April 22, 2022
Artificial intelligence, whereby blazing fast computers are trained with massive amounts of data to perform human functions like image processing and speech recognition, is on the rise. Again.
That’s according to a late 2021 report by Gartner, which predicts $62.5 billion in total worldwide artificial intelligence software revenue for 2022—up 21.3 percent from the previous year. McKinsey, too, foresees a global uptick in AI usage. Based on a mid-2021 survey, “56 percent of all respondents report [AI] adoption in at least one function, up from 50 percent in 2020.”
Mirroring its past two surveys, McKinsey revealed, business functions where AI adoption is most common include service operations, product and service development and marketing and sales. Top use cases include service-operations optimization, AI-based enhancement of products and contact center automation. In terms of AI software spending for 2022, Gartner says it will be primarily focused on knowledge management, virtual assistants, autonomous vehicles, digital workplace and crowdsourced data.
However, as Gartner senior research director Alys Woodward explained, “Successful AI business outcomes will depend on the careful selection of use cases. Use cases that deliver significant business value, yet can be scaled to reduce risk, are critical to demonstrate the impact of AI investment to business stakeholders.”
Despite the mounting interest in AI from CIOs and other leaders, Rohan Sheth of colocation provider Yotta told VentureBeat that, “few organizations are leveraging AI to its full potential, due to a combination of mistrust, lack of skill sets and the potential risk for disruption.” But a shift is coming, and fairly soon. While Gartner warned that most companies aren’t yet ready to “make [AI] technology a part of their standard operations,” by 2025 more than half of organizations globally will reach what Gartner dubs “the ‘stabilization stage’ of AI maturity or beyond.”
One area that stands to benefit substantially from AI and (and machine learning, a self-modifying subset that employs algorithms to parse data) is the data center. Earlier this year, NVIDIA CEO spoke of transforming data centers into “AI factories” using massive processors to refine raw data. “AI data centers process mountains of continuous data to train and refine AI models,” he explained. “Raw data comes in, is refined, and intelligence goes out — companies are manufacturing intelligence and operating giant AI factories.”
Indeed, as AI is more widely (and smartly) implemented, the global data center automation market is expected to nearly double to $20 billion by 2026. In the U.S. alone, Morningstar predicts a rise to nearly $10 billion by 2027.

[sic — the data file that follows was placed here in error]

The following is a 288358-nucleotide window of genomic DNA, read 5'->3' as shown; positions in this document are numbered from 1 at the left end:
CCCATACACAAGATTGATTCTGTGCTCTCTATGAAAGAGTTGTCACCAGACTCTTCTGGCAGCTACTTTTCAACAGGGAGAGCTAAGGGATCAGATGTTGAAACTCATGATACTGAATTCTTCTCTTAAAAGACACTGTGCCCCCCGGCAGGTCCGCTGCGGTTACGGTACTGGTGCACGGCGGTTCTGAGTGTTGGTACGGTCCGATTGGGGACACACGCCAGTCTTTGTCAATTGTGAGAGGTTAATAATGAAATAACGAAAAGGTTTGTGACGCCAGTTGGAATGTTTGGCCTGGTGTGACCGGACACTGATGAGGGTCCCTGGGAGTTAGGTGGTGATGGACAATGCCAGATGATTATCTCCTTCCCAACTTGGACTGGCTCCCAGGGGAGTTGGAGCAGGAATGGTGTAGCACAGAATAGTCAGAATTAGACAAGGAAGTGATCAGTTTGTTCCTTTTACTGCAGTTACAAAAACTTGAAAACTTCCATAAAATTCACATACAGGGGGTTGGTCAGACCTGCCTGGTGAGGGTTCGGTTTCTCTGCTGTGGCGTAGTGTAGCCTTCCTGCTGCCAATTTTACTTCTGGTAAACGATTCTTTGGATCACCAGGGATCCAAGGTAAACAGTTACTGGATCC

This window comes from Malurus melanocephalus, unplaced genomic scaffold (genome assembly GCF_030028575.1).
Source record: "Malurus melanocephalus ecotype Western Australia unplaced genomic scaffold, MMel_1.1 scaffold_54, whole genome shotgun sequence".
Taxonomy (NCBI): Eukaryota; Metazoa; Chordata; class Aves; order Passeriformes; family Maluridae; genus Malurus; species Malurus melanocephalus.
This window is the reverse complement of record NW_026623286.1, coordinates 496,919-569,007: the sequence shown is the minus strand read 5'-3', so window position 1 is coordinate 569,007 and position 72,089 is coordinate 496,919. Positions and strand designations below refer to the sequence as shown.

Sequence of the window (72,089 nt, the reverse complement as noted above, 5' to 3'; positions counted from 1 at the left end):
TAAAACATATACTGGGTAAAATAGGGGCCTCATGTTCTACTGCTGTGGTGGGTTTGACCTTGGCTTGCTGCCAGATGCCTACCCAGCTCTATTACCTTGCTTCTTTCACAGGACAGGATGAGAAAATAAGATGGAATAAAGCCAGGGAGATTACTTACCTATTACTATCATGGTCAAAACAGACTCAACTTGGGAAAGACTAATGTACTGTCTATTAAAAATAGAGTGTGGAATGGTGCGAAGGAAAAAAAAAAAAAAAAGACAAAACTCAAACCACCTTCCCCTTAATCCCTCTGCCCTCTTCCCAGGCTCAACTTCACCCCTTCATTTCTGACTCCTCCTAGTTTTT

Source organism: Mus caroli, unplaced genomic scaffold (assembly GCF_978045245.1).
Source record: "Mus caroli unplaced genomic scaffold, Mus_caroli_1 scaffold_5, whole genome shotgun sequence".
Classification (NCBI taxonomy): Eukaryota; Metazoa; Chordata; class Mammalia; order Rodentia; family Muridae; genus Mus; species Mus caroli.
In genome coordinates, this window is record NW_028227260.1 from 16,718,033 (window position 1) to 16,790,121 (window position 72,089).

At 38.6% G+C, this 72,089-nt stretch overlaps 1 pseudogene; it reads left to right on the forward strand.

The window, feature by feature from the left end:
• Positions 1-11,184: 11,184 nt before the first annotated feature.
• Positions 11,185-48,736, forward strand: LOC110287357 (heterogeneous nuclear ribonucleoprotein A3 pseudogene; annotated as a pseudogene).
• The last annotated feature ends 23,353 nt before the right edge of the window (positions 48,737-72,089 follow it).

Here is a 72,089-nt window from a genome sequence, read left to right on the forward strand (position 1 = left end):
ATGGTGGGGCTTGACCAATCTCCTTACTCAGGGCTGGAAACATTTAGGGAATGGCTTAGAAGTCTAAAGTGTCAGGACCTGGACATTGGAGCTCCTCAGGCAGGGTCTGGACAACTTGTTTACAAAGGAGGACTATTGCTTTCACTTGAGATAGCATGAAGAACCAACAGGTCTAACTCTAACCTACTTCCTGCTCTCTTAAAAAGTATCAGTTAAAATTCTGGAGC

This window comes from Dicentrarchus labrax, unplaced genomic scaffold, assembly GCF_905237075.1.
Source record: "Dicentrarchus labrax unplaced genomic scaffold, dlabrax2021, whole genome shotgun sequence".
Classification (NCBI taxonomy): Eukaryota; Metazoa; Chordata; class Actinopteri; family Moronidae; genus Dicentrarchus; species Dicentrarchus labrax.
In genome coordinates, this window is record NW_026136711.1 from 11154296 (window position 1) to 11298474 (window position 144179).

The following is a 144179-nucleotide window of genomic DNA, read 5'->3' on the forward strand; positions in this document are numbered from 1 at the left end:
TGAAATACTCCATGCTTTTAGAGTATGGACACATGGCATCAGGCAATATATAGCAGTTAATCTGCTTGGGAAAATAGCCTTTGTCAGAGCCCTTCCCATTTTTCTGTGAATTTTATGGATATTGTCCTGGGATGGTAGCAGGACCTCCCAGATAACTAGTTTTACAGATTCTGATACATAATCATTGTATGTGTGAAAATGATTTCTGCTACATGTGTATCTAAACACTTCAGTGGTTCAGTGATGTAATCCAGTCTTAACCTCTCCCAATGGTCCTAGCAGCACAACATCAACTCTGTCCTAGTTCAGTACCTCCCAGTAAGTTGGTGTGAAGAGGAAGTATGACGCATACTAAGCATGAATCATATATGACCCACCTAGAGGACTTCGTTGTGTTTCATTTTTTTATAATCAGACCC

Still, Gartner noted, AI is no “silver bullet” for solving the ongoing IT skills shortage. While it can take over simple repetitive tasks from humans, it’s not nearly smart enough to perform a host of more complex functions. In other words, the demand for top IT talent, particularly AI experts, in data centers and elsewhere isn’t going away. “At the same time,” VentureBeat noted, “data users in the workplace and consumer markets should see dramatic improvements in speed, accuracy and overall simplicity once AI takes much of the complexity out of the user interface. And the modern data center itself will be able to do more while consuming less, which is a benefit to all.”
Pointing to expanding gaps in “growing server and storage volumes at data centers, and the number of capable workers to manage them,” Gartner research vice president Sid Nag warned that “the risk of doing nothing to address these shortcomings is significant for companies. Data center operations will only increase in complexity as organizations move more diverse workloads to the cloud, and as the cloud becomes the platform for a combinatorial use of additional technologies such as edge and 5G, to name a few.”
In addition to being a key part of the software that controls data centers, AI is also playing an increasingly significant role in controlling the centers themselves. As one expert told Techmonitor.ai, AI can also help resolve problems with the IT infrastructure. For example, by automatically performing back-ups and clearing caches so storage devices operate properly. But in terms of data center infrastructure management (things like heating and electrical, for instance), automation has a ways to go—especially at older data centers with equipment that lacks AI interfaces. There is also, the expert said, “a reticence among some operational managers at that level and a certain skepticism around AI, which means the automation of physical buildings is taking a little longer.”
Writing recently in Forbes, Glassbox CEO Yaron Morgenstern made a series of predictions about the future use of AI in optimizing data. They included the following: 1) Holistic platforms will reign over point solutions; 2) Data will be democratized; 3) AI will become more accessible to developers and IT teams; and 4) Privacy, security and ethics will drive changes.
“2022 will be a year for businesses to take advantage of growing AI and data innovations by implementing cutting-edge technologies,” Morgenstern wrote. “Companies that are already using AI and advanced data tech will use 2022 to expand the ways in which they’re utilizing the technology within their operations. A year of data-driven, AI-powered growth lies ahead.”
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